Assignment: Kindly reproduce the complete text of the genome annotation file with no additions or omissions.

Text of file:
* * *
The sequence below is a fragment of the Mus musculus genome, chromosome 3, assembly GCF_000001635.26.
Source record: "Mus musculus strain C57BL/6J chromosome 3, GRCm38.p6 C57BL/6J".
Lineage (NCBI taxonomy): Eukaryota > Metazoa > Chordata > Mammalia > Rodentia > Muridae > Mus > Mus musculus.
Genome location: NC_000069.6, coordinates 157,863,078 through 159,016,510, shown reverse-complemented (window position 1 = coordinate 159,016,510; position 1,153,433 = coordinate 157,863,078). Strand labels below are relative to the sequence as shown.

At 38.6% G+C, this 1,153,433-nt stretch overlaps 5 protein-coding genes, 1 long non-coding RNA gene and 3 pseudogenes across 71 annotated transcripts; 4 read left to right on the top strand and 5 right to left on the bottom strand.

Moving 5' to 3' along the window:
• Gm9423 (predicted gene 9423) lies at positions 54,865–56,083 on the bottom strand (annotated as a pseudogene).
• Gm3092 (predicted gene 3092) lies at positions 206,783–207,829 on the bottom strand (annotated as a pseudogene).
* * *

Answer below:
The sequence below is a fragment of the Mus musculus genome, chromosome 3, assembly GCF_000001635.26.
Source record: "Mus musculus strain C57BL/6J chromosome 3, GRCm38.p6 C57BL/6J".
Lineage (NCBI taxonomy): Eukaryota > Metazoa > Chordata > Mammalia > Rodentia > Muridae > Mus > Mus musculus.
Genome location: NC_000069.6, coordinates 157,863,078 through 159,016,510, shown reverse-complemented (window position 1 = coordinate 159,016,510; position 1,153,433 = coordinate 157,863,078). Strand labels below are relative to the sequence as shown.

At 38.6% G+C, this 1,153,433-nt stretch overlaps 5 protein-coding genes, 1 long non-coding RNA gene and 3 pseudogenes across 71 annotated transcripts; 4 read left to right on the top strand and 5 right to left on the bottom strand.

Moving 5' to 3' along the window:
• Gm9423 (predicted gene 9423) lies at positions 54,865–56,083 on the bottom strand (annotated as a pseudogene).
• Gm3092 (predicted gene 3092) lies at positions 206,783–207,829 on the bottom strand (annotated as a pseudogene).